TMI – There are times where Too Much Information Crosses Up Cruisers
Written by: Kuki
Over my years writing for CruiseMates I’ve always recommended people do research, more research, and more research before they cruise, or as importantly, before they even book a cruise. Myself and all those writing for CruiseMates, as well as most Travel Writers from other cruise media outlets, and fellow cruisers posting on blogs and message boards, attempt to put out the most current, and most detailed information about cruising , to keep cruisers well informed.
On occasion, the information relayed ends up backfiring on the cruisers we’re attempting to inform.
A case in point. almost a decade ago I wrote an article titled Free Money on Cruises.
http://www.cruisemates.com/articles/kukiside/freemoney.cfm I’d found that one could access money in the ship’s casinos by using their shipboard charge cards, with no fees or service charges for doing so. After that article appeared on CruiseMates several other journalists picked up on the topic, and wrote their own versions of the same theme, and people who’d read it were also posting about it all over the Internet. Within a year the cruise lines found so many people knew “the trick” ad were using it during their cruises, that most lines began charging a 3% service fee to discourage the practice. A few, like RCI and Celebrity continued on for some time, using the judgement of the staff onboard to restrict the ability to only those who were actually using those funds to gamble in the casino. The last bastion of not adding a service fee, Celebrity Cruise Line, just recently began tacking on the service fees for these transactions. For a time Carnival Cruise Line’s Customer Service Dept. had a policy which rewarded those who took the time to write a positive letter of their cruise experience with some sort of gift on their next Carnival cruise.
After a time this information got in the public arena, and people were actually emailing and posting on message boards, instructions on how to get this little extra gift. Do a Google search on the “45 day letter”, and you can see how silly that got. Of course, by last year Carnival ended that policy because of the volume of requests for the gifts from that program.
At one time the “Aft Cabins” – those located on the stern of the ship, facing aft, with views of the wake, were the best kept secrets on the ship. Because of ship’s designs these cabins normally had larger balconies than the balcony cabins located on the sides of the ship. However for quite a time they were priced identically to other cabins in the same category, which were located on the sides of the ship.
Once word spread the cruise lines woke up to the obvious popularity of the cabins in these locations, and of course found they could charge a premium for those cabins, and proceeded to do so.
As the cruise lines developed Past Passenger Loyalty Programs, and set minimum requirements to reach various levels of their programs, with additional amenities offered the more cruises (and high level) you reached; information spread that any short 3 day cruise on the line would garner the same rate of recognition as longer 7 day cruises.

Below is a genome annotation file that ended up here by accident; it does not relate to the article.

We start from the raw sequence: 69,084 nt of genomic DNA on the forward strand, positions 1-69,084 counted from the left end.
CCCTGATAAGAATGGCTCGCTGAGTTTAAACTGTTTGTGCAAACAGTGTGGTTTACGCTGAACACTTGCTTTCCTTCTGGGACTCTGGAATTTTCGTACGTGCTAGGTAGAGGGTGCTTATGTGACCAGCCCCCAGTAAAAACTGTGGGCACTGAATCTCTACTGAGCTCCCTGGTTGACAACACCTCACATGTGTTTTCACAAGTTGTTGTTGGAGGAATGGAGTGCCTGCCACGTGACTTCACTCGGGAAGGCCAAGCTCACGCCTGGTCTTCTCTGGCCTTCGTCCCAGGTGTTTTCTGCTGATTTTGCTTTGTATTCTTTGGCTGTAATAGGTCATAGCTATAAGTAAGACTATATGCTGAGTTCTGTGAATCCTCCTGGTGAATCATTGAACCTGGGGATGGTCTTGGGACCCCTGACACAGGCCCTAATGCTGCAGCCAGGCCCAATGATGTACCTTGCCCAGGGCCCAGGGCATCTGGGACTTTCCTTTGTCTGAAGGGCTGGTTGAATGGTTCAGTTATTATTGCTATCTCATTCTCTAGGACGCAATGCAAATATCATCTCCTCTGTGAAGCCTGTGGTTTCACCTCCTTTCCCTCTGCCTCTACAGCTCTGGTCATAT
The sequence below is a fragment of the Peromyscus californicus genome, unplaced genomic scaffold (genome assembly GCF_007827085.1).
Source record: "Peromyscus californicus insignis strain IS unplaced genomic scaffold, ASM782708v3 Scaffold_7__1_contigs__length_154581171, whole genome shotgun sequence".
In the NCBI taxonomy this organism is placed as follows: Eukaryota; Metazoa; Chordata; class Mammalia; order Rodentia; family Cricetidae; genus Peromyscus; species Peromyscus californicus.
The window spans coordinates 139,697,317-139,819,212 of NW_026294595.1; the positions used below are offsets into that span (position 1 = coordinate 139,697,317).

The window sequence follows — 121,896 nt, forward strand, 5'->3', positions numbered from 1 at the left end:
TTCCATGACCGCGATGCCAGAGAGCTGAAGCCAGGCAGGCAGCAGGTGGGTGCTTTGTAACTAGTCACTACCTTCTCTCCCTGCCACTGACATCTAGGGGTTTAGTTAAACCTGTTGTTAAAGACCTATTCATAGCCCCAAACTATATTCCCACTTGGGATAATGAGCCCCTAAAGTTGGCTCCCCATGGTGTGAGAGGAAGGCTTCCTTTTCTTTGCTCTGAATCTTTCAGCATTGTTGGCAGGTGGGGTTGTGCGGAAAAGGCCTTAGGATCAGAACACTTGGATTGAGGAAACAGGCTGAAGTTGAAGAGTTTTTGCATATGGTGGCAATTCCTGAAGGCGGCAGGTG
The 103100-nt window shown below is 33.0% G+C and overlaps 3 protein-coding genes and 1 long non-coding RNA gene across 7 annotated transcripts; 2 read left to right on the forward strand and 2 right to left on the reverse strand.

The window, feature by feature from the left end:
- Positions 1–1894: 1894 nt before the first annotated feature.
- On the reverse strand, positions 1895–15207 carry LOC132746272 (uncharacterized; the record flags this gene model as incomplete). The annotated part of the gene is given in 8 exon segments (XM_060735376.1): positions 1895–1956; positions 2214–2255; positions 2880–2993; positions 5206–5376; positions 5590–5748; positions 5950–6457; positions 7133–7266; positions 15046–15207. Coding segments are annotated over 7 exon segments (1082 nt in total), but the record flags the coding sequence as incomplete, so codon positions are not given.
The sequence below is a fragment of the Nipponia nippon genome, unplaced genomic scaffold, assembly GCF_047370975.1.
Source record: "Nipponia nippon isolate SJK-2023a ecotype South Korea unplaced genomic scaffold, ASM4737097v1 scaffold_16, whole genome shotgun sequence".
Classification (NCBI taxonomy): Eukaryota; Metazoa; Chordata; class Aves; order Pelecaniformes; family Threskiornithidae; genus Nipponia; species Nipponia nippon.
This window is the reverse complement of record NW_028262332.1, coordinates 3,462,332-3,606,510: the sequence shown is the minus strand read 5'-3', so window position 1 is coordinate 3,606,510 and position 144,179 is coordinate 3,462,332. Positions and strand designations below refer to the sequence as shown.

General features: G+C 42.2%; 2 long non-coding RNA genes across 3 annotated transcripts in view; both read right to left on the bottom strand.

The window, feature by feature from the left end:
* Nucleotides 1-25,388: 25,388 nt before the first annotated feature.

Though this probably did succeed in driving some new business to the cruise line’s shorter cruises, it also resulted in a much larger number of members reaching higher levels in the repeaters programs than the cruise lines would have imagined. And now, in several cases, RCI in particular, they’ve found they have to cut back on the amenities offered to the people in the program because the program has become overrun.
There was a time in the cruise industry that a letter of complaint to the Customer Relations Dept. after your cruise would almost automatically result in a response offering a 10% – 15% discount on your next cruise booked on that cruise line.
Once again, the speed at which that information became public, caused the cruise lines to become more cynical about complaint letters they received. The cost of the almost automatic reaction to the complaint letter became too much of a burden. The result, a complaint letter today triggers an investigation of the complaint, driven my communication between the ship and home office, as well as onboard staff who may have been involved, and any response can take a considerable amount of time.
There’s no doubt the Internet, sites like CruiseMates, and all of you readers have had an impact on all of this. We live in a time of instant communication, and perhaps in a time where we all want instant gratification, and instant response to any complaints we may have.
I’ve offered only a couple of examples of situations where perhaps TMI has come back to bite us in rump. Maybe you have more examples to offer?
Are there times we need to keep the information to ourselves, or do we always tell our best friends that our other best friend is pregnant? J
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Posted: January 6th, 2010 under Kuki.